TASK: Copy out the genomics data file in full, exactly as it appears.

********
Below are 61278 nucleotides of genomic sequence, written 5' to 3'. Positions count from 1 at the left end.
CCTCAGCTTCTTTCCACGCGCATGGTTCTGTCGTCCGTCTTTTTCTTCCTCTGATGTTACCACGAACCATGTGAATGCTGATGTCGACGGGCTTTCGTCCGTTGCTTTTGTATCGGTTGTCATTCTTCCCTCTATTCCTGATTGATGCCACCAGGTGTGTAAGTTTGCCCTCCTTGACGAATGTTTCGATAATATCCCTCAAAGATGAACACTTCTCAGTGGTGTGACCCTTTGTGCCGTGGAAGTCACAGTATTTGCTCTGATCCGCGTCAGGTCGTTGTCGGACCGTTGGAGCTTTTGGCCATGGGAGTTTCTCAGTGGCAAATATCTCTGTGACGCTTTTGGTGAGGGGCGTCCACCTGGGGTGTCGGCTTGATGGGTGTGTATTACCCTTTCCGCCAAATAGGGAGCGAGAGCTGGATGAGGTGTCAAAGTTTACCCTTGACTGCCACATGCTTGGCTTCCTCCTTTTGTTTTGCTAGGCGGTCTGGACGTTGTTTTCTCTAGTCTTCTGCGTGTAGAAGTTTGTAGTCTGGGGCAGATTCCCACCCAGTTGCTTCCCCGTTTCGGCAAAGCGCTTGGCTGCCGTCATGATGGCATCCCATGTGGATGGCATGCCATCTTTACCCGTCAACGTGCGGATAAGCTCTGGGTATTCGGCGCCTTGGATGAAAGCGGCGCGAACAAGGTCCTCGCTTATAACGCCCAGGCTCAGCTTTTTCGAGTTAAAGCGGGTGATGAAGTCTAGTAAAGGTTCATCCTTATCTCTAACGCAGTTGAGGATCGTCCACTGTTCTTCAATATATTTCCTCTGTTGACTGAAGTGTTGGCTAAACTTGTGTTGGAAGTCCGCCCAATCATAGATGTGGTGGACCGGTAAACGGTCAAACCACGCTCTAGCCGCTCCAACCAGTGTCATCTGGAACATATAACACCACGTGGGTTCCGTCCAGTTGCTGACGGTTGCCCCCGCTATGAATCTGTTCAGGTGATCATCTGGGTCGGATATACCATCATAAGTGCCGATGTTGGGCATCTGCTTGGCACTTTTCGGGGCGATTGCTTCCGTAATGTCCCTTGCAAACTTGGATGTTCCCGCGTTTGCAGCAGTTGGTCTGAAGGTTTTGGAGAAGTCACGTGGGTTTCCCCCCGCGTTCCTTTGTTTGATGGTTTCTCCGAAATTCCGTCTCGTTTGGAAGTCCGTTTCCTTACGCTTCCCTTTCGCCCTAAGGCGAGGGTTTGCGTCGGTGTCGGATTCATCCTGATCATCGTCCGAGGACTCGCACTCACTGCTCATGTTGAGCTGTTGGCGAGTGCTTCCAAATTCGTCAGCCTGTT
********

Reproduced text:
Below are 61278 nucleotides of genomic sequence, written 5' to 3'. Positions count from 1 at the left end.
CCTCAGCTTCTTTCCACGCGCATGGTTCTGTCGTCCGTCTTTTTCTTCCTCTGATGTTACCACGAACCATGTGAATGCTGATGTCGACGGGCTTTCGTCCGTTGCTTTTGTATCGGTTGTCATTCTTCCCTCTATTCCTGATTGATGCCACCAGGTGTGTAAGTTTGCCCTCCTTGACGAATGTTTCGATAATATCCCTCAAAGATGAACACTTCTCAGTGGTGTGACCCTTTGTGCCGTGGAAGTCACAGTATTTGCTCTGATCCGCGTCAGGTCGTTGTCGGACCGTTGGAGCTTTTGGCCATGGGAGTTTCTCAGTGGCAAATATCTCTGTGACGCTTTTGGTGAGGGGCGTCCACCTGGGGTGTCGGCTTGATGGGTGTGTATTACCCTTTCCGCCAAATAGGGAGCGAGAGCTGGATGAGGTGTCAAAGTTTACCCTTGACTGCCACATGCTTGGCTTCCTCCTTTTGTTTTGCTAGGCGGTCTGGACGTTGTTTTCTCTAGTCTTCTGCGTGTAGAAGTTTGTAGTCTGGGGCAGATTCCCACCCAGTTGCTTCCCCGTTTCGGCAAAGCGCTTGGCTGCCGTCATGATGGCATCCCATGTGGATGGCATGCCATCTTTACCCGTCAACGTGCGGATAAGCTCTGGGTATTCGGCGCCTTGGATGAAAGCGGCGCGAACAAGGTCCTCGCTTATAACGCCCAGGCTCAGCTTTTTCGAGTTAAAGCGGGTGATGAAGTCTAGTAAAGGTTCATCCTTATCTCTAACGCAGTTGAGGATCGTCCACTGTTCTTCAATATATTTCCTCTGTTGACTGAAGTGTTGGCTAAACTTGTGTTGGAAGTCCGCCCAATCATAGATGTGGTGGACCGGTAAACGGTCAAACCACGCTCTAGCCGCTCCAACCAGTGTCATCTGGAACATATAACACCACGTGGGTTCCGTCCAGTTGCTGACGGTTGCCCCCGCTATGAATCTGTTCAGGTGATCATCTGGGTCGGATATACCATCATAAGTGCCGATGTTGGGCATCTGCTTGGCACTTTTCGGGGCGATTGCTTCCGTAATGTCCCTTGCAAACTTGGATGTTCCCGCGTTTGCAGCAGTTGGTCTGAAGGTTTTGGAGAAGTCACGTGGGTTTCCCCCCGCGTTCCTTTGTTTGATGGTTTCTCCGAAATTCCGTCTCGTTTGGAAGTCCGTTTCCTTACGCTTCCCTTTCGCCCTAAGGCGAGGGTTTGCGTCGGTGTCGGATTCATCCTGATCATCGTCCGAGGACTCGCACTCACTGCTCATGTTGAGCTGTTGGCGAGTGCTTCCAAATTCGTCAGCCTGTT